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On Dating: 'Online Dating Aggregators'

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By Ellen McCarthy
Friday, May 29, 2009

The problem, most likely, is that

you're on Match.com, but your soul mate is swimming over on PlentyOfFish.

Or eHarmony, or Date.com, or American Singles, or one of the other eight gazillion dating sites that have popped up in the last 10 years.

What are you supposed to do, monitor all of them? Build separate profiles for each and pay whatever fees they charge?

At that point, forget it. Soul mate can keep swimming for a bit -- while you take a nap.

The explosion of online dating sites has gotten overwhelming. But some new companies are trying to streamline the process of searching for singles by culling profiles from different sites into one central Web portal.

Industry folks call it "online dating aggregation," but James Nord, founder of one such company, called Rubixx, compares its service to those offered by travel companies CheapFlights.com or Kayak where users log on, search for flights, are fed potential options from various providers and click through to the airline's site to purchase.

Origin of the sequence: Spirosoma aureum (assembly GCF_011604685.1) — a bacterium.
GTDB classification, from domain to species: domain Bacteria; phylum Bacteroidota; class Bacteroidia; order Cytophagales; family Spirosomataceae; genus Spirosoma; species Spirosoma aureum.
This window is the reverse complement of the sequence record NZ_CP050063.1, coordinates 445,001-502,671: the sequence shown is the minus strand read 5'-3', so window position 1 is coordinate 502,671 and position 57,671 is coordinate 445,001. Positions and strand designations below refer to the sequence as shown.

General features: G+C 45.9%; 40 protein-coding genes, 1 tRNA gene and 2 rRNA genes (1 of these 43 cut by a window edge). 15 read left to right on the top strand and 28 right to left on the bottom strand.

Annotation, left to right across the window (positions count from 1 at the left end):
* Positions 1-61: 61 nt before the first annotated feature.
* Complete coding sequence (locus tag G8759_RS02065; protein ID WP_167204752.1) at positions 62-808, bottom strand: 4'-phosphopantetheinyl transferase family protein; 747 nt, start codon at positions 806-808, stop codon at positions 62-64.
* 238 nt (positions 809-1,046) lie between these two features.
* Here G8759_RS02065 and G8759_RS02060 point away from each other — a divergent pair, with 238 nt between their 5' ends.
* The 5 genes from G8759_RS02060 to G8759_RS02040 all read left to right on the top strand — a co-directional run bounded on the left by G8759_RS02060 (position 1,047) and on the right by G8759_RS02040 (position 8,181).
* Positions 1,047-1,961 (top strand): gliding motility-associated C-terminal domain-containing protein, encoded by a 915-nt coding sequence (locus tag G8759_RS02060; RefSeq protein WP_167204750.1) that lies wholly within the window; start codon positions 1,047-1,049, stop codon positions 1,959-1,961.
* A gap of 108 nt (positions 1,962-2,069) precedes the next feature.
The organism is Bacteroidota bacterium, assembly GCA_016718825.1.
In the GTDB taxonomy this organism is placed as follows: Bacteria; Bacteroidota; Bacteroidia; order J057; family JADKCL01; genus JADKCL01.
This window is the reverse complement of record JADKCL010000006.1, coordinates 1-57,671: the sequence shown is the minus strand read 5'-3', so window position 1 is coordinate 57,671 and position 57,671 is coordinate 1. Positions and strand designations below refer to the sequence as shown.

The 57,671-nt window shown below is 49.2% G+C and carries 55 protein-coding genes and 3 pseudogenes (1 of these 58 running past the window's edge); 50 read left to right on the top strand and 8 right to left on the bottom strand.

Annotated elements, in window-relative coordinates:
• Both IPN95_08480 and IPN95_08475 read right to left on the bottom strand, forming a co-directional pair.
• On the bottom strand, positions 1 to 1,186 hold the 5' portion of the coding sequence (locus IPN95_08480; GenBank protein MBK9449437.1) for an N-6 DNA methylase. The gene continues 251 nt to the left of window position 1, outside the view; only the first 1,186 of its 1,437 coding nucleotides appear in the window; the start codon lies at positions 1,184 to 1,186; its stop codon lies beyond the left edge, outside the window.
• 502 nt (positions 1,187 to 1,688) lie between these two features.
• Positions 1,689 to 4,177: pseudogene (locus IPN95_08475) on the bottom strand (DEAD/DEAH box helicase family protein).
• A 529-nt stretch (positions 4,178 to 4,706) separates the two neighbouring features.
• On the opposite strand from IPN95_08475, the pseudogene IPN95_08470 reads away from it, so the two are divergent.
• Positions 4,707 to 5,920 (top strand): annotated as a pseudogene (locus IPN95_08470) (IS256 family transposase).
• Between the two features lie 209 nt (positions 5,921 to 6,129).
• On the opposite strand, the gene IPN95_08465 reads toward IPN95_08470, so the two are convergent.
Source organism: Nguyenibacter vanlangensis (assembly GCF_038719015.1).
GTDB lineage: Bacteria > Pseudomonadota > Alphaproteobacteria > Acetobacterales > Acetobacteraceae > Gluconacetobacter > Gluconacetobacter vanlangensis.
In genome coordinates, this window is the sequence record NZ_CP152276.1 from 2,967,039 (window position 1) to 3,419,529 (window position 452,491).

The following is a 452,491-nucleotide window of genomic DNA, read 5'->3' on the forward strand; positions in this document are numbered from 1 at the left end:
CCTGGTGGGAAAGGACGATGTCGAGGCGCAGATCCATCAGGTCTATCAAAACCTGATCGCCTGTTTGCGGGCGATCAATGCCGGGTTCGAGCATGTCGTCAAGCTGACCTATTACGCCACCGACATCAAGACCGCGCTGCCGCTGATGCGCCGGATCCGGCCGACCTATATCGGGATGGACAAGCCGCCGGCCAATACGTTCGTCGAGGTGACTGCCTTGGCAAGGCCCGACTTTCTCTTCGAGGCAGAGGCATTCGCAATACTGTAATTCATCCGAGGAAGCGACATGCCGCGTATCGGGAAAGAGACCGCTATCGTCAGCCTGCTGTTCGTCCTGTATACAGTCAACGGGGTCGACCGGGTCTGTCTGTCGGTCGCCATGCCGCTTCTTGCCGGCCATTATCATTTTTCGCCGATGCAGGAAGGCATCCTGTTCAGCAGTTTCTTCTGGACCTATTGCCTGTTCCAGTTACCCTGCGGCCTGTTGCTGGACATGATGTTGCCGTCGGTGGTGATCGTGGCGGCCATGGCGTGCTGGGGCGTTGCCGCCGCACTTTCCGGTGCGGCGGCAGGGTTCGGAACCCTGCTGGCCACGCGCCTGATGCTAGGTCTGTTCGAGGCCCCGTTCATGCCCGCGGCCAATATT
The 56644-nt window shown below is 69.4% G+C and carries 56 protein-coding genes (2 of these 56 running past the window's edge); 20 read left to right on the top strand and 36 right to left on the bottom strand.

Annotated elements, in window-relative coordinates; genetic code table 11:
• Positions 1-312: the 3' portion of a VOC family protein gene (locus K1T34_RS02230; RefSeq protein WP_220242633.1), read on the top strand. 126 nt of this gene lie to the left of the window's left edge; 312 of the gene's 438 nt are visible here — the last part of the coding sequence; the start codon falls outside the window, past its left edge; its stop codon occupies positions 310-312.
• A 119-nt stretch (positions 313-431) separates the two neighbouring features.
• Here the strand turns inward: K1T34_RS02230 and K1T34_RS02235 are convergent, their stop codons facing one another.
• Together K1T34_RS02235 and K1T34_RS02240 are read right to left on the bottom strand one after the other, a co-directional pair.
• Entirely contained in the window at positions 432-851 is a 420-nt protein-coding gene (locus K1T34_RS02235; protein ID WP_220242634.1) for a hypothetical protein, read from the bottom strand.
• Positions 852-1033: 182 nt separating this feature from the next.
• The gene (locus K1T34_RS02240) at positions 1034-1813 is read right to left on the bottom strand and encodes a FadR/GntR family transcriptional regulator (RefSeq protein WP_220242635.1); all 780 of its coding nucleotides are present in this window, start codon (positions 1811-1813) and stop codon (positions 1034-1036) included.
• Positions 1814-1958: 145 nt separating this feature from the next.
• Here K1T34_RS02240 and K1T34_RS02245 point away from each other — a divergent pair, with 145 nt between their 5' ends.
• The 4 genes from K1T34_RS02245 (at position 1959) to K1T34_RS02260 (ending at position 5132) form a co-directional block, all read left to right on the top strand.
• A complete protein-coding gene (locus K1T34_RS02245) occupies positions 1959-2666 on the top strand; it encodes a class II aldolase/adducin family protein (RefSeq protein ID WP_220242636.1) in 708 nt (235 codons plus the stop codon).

Rubixx works similarly by feeding daters' profiles of potential matches who fit their basic requirement (gender, age range, location) from a variety of dating sites, such as Lavalife, Cupid.com and Match.com. If the user finds someone who strikes his or her fancy, the user can then click through to the dating site to pursue the match -- but the user will still have to register and pay the site's fee if there is one.

Dave Evans, an online dating industry consultant, says that despite interest in online dating aggregators, they've been slow to gain traction. He predicts the real aggregation will come in the form of a social networking site such as Facebook.

"There are 200 million people on Facebook right now. As a body of profiles of people and singles, nobody even comes close," Evans says. "If you could bolt a free dating application on top of Facebook that actually worked and had safety and security, it's going to fundamentally change the industry, I think."

Rubixx competitor Copenda says Facebook profiles will be wrapped into the new version of its "social people search engine," which is set for release in June.

Is recessionary dating harder on men than women? A recent poll by online dating company Zoosk found that 92 percent of their male users said they would date a woman who was unemployed. Only 52 percent of women said they'd date a jobless man. Send us your thoughts at dating@washpost.com.

© 2009 The Washington Post Company

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